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Trump Meets With Video Game Industry, Watchdog Groups to Talk Gun Violence

WASHINGTON — President Donald Trump met with video game executives and watchdog groups on Thursday at the White House to talk about gun violence, one of a series of meetings planned by the White House in the wake of the Parkland, Fla., school shootings.

The meeting started with the showing of a series of particularly violent video clips, according to two participants who were there, Brent Bozell of the Media Research Center and Melissa Henson, program director of the Parents Television Council. Both are media watchdog groups.

“It was shocking, and then you have to put yourself in the eyes of a 12-year-old,” Bozell said.

“Taking a baseball bat and bashing in a brain is not a pretty sight,” he said, describing one of the clips shown.

The meeting lasted for about an hour, but participants said that Trump did not indicate what steps, if any, he planned to take next.

Those also attending included Strauss Zelnick of Take Two Interactive and the CEO of Rockstar Games; Pat Vance, president of the Entertainment Software Rating Board; Mike Gallagher, president and CEO of the Entertainment Software Association; and Robert Altman, chairman and CEO of ZeniMax Media, which is the parent company of Bethesda.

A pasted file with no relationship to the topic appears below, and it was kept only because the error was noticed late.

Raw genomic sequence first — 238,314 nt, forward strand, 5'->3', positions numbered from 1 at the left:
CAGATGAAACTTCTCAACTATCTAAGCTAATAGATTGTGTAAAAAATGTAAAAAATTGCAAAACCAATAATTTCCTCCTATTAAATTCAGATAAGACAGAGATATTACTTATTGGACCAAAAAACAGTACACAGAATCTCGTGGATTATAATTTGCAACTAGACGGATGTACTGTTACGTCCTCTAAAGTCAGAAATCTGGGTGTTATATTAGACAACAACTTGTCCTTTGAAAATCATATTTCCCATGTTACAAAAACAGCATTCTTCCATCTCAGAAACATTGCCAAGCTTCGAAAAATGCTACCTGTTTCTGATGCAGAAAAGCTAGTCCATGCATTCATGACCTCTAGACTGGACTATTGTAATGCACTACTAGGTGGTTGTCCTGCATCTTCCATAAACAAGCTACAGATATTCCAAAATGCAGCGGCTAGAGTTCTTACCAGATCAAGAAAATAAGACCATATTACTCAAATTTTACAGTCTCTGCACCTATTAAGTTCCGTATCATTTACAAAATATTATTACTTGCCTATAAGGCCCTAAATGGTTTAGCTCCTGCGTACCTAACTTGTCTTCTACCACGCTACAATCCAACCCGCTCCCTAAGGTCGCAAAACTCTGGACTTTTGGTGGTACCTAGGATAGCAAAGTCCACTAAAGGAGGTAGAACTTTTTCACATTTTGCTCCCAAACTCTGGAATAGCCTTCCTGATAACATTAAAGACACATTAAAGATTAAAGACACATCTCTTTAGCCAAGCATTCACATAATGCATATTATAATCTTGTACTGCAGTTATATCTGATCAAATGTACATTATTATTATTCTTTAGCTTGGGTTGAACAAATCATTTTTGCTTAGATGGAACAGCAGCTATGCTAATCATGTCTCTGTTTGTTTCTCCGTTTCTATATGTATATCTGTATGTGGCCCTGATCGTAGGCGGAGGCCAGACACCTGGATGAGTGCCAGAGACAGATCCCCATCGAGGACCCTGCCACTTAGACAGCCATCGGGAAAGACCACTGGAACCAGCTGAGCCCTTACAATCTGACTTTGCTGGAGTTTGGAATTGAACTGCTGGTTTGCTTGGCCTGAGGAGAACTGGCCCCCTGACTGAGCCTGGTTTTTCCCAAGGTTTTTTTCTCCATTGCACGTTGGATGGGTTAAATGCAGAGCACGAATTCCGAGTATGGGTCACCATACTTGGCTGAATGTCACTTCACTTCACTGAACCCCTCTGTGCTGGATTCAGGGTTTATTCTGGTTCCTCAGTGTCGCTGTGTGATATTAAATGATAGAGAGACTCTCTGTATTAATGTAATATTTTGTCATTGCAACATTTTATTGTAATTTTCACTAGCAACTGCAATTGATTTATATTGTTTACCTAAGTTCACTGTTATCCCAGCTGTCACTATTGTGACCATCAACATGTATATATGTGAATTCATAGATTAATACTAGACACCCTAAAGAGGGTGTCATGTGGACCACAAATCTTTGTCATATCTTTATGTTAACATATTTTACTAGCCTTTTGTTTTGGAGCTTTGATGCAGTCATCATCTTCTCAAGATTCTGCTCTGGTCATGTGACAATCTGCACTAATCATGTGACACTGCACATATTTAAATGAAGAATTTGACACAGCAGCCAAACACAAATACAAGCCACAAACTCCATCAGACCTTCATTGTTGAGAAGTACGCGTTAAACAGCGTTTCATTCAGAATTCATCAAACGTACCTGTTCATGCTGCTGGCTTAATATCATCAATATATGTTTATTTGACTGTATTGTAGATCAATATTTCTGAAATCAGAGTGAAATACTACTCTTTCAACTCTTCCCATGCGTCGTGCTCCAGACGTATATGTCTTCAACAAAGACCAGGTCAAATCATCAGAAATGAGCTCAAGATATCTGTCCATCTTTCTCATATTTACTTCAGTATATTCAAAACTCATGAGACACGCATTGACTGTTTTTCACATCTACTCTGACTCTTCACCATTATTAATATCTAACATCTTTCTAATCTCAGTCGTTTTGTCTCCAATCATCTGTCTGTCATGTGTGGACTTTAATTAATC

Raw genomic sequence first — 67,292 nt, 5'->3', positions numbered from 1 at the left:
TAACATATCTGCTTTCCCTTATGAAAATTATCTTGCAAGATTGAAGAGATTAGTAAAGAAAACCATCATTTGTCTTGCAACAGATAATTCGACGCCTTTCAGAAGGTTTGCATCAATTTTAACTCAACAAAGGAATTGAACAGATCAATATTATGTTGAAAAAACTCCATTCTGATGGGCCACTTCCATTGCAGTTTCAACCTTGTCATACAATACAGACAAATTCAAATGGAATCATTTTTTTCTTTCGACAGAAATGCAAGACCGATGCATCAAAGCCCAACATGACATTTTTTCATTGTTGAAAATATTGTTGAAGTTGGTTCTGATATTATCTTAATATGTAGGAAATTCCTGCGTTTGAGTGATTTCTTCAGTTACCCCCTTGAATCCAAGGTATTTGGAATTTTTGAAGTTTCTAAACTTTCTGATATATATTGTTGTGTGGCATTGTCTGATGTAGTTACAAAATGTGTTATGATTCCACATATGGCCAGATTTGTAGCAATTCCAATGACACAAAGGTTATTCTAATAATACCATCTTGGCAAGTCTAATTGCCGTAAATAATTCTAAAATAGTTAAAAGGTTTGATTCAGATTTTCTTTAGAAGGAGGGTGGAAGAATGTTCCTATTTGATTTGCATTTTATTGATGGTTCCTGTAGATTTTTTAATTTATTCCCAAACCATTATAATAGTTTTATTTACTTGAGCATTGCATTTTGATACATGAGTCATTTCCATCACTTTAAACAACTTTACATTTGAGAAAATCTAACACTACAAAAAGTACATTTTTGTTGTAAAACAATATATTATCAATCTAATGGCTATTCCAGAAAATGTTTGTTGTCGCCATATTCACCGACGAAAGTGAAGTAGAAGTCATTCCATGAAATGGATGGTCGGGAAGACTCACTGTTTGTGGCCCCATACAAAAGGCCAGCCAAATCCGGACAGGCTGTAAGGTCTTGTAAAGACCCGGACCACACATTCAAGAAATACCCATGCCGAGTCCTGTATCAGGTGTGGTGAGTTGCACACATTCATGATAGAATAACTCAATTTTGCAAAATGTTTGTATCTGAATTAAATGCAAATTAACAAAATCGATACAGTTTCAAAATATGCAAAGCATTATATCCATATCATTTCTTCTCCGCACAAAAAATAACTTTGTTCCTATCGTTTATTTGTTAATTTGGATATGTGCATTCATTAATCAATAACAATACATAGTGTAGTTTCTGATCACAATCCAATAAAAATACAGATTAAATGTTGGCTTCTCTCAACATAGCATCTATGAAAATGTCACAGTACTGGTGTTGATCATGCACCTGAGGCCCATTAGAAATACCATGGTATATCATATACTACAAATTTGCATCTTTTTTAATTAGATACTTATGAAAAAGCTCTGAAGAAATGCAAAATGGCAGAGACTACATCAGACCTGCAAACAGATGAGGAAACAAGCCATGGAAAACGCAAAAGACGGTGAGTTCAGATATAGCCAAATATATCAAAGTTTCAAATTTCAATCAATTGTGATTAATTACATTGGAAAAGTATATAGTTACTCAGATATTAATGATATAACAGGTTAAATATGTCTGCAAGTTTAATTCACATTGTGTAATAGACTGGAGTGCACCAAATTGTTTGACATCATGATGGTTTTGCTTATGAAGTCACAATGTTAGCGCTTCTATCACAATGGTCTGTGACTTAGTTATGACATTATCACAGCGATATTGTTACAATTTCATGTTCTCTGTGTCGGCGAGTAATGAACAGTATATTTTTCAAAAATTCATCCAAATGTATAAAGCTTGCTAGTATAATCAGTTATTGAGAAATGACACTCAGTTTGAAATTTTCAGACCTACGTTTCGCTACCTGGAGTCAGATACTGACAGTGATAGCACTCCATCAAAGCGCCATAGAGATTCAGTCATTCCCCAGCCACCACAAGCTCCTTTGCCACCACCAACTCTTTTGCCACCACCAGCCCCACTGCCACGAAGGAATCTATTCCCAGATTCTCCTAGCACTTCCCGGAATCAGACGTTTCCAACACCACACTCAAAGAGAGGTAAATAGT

ESA, which represents the video game industry, said in a statement, “We welcomed the opportunity today to meet with the President and other elected officials at the White House. We discussed the numerous scientific studies establishing that there is no connection between video games and violence, First Amendment protection of video games and how our industry’s rating system effectively helps parents make informed entertainment choices. We appreciate the President’s receptive and comprehensive approach to this discussion.”

Bozell and Henson said that Trump mainly listened to each of the participants describe their points of view, but the atmosphere was not contentious or combative, even with sharp disagreement over the role that video games play in real-life violence.

“This is not a simple thing,” Bozell told Variety. “This is not to say that the video game industry is the alpha and omega of the problem, but they have to be part of the discussion.”

He said that Trump “asked a lot of questions and listened to everyone attentively,” and that there was not “posturing” on his part.

“I think that every single person in the room is greatly troubled by these shootings and wants to find solutions,” he said.

Henson said that she doesn’t “believe anyone came in there with a policy outcome in mind,” and that the president “was not walking in there with his mind made up.” She left thinking that there would be future conversations, but not concrete steps were discussed.

The White House released a statement afterward. “The conversation centered on whether violent video games, including games that graphically simulate killing, desensitize our community to violence.” They also released the video that was shown.

Rep. Vicky Hartzler (R-Mo.), one of the lawmakers at the meeting, called for similar meetings with the film industry.